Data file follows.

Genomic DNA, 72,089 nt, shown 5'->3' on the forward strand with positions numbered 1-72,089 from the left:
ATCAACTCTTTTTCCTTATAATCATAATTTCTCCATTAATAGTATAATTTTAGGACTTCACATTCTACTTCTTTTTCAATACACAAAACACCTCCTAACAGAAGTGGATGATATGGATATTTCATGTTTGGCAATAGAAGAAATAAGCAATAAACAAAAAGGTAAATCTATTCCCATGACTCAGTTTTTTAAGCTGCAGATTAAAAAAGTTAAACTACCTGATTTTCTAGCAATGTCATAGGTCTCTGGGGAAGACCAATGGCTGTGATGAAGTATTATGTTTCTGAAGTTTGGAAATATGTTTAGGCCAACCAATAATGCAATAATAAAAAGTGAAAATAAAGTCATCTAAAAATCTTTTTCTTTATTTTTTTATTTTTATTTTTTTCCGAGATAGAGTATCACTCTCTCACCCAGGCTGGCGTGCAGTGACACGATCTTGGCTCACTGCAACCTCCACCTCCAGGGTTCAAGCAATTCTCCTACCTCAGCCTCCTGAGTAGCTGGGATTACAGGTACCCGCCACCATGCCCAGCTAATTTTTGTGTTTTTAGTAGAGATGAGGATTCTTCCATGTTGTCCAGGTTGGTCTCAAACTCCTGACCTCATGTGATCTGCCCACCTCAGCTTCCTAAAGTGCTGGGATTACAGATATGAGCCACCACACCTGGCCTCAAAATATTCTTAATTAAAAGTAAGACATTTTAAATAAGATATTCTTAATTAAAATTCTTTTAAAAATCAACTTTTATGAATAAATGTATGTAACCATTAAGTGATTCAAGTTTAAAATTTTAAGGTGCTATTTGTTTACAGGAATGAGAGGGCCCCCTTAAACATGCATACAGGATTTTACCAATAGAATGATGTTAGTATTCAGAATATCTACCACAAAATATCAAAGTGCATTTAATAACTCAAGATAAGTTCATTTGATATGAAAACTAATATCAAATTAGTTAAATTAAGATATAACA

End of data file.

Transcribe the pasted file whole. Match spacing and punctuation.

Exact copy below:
Genomic DNA, 72,089 nt, shown 5'->3' on the forward strand with positions numbered 1-72,089 from the left:
ATCAACTCTTTTTCCTTATAATCATAATTTCTCCATTAATAGTATAATTTTAGGACTTCACATTCTACTTCTTTTTCAATACACAAAACACCTCCTAACAGAAGTGGATGATATGGATATTTCATGTTTGGCAATAGAAGAAATAAGCAATAAACAAAAAGGTAAATCTATTCCCATGACTCAGTTTTTTAAGCTGCAGATTAAAAAAGTTAAACTACCTGATTTTCTAGCAATGTCATAGGTCTCTGGGGAAGACCAATGGCTGTGATGAAGTATTATGTTTCTGAAGTTTGGAAATATGTTTAGGCCAACCAATAATGCAATAATAAAAAGTGAAAATAAAGTCATCTAAAAATCTTTTTCTTTATTTTTTTATTTTTATTTTTTTCCGAGATAGAGTATCACTCTCTCACCCAGGCTGGCGTGCAGTGACACGATCTTGGCTCACTGCAACCTCCACCTCCAGGGTTCAAGCAATTCTCCTACCTCAGCCTCCTGAGTAGCTGGGATTACAGGTACCCGCCACCATGCCCAGCTAATTTTTGTGTTTTTAGTAGAGATGAGGATTCTTCCATGTTGTCCAGGTTGGTCTCAAACTCCTGACCTCATGTGATCTGCCCACCTCAGCTTCCTAAAGTGCTGGGATTACAGATATGAGCCACCACACCTGGCCTCAAAATATTCTTAATTAAAAGTAAGACATTTTAAATAAGATATTCTTAATTAAAATTCTTTTAAAAATCAACTTTTATGAATAAATGTATGTAACCATTAAGTGATTCAAGTTTAAAATTTTAAGGTGCTATTTGTTTACAGGAATGAGAGGGCCCCCTTAAACATGCATACAGGATTTTACCAATAGAATGATGTTAGTATTCAGAATATCTACCACAAAATATCAAAGTGCATTTAATAACTCAAGATAAGTTCATTTGATATGAAAACTAATATCAAATTAGTTAAATTAAGATATAACA